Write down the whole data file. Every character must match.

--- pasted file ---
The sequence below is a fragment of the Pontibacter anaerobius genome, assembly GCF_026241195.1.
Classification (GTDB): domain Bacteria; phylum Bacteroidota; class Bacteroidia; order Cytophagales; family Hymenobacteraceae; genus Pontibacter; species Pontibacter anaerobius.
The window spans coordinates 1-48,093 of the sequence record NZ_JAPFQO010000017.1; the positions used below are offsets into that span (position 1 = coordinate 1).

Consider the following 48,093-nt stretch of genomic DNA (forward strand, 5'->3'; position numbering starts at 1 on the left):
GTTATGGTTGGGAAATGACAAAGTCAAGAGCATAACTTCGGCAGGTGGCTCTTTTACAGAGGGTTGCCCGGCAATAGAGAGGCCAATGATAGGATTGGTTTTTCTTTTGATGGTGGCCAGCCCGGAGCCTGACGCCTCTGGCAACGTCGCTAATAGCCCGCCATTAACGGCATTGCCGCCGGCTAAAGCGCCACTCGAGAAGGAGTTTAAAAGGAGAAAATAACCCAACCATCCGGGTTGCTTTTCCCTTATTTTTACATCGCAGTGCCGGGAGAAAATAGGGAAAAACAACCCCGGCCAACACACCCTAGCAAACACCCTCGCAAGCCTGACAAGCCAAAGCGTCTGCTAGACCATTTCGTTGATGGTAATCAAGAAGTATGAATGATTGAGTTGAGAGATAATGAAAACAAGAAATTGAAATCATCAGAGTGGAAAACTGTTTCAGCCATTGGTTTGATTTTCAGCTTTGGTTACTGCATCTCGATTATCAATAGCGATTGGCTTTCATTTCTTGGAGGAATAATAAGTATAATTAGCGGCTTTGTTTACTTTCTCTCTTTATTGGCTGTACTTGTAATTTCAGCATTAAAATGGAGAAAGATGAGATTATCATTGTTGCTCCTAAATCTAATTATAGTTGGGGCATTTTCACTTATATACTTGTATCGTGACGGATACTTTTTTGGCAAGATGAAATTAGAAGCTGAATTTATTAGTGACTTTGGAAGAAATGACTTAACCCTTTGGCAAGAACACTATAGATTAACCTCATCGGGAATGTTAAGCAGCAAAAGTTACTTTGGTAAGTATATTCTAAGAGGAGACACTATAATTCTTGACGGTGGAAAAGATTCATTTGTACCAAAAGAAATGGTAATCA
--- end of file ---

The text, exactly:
The sequence below is a fragment of the Pontibacter anaerobius genome, assembly GCF_026241195.1.
Classification (GTDB): domain Bacteria; phylum Bacteroidota; class Bacteroidia; order Cytophagales; family Hymenobacteraceae; genus Pontibacter; species Pontibacter anaerobius.
The window spans coordinates 1-48,093 of the sequence record NZ_JAPFQO010000017.1; the positions used below are offsets into that span (position 1 = coordinate 1).

Consider the following 48,093-nt stretch of genomic DNA (forward strand, 5'->3'; position numbering starts at 1 on the left):
GTTATGGTTGGGAAATGACAAAGTCAAGAGCATAACTTCGGCAGGTGGCTCTTTTACAGAGGGTTGCCCGGCAATAGAGAGGCCAATGATAGGATTGGTTTTTCTTTTGATGGTGGCCAGCCCGGAGCCTGACGCCTCTGGCAACGTCGCTAATAGCCCGCCATTAACGGCATTGCCGCCGGCTAAAGCGCCACTCGAGAAGGAGTTTAAAAGGAGAAAATAACCCAACCATCCGGGTTGCTTTTCCCTTATTTTTACATCGCAGTGCCGGGAGAAAATAGGGAAAAACAACCCCGGCCAACACACCCTAGCAAACACCCTCGCAAGCCTGACAAGCCAAAGCGTCTGCTAGACCATTTCGTTGATGGTAATCAAGAAGTATGAATGATTGAGTTGAGAGATAATGAAAACAAGAAATTGAAATCATCAGAGTGGAAAACTGTTTCAGCCATTGGTTTGATTTTCAGCTTTGGTTACTGCATCTCGATTATCAATAGCGATTGGCTTTCATTTCTTGGAGGAATAATAAGTATAATTAGCGGCTTTGTTTACTTTCTCTCTTTATTGGCTGTACTTGTAATTTCAGCATTAAAATGGAGAAAGATGAGATTATCATTGTTGCTCCTAAATCTAATTATAGTTGGGGCATTTTCACTTATATACTTGTATCGTGACGGATACTTTTTTGGCAAGATGAAATTAGAAGCTGAATTTATTAGTGACTTTGGAAGAAATGACTTAACCCTTTGGCAAGAACACTATAGATTAACCTCATCGGGAATGTTAAGCAGCAAAAGTTACTTTGGTAAGTATATTCTAAGAGGAGACACTATAATTCTTGACGGTGGAAAAGATTCATTTGTACCAAAAGAAATGGTAATCA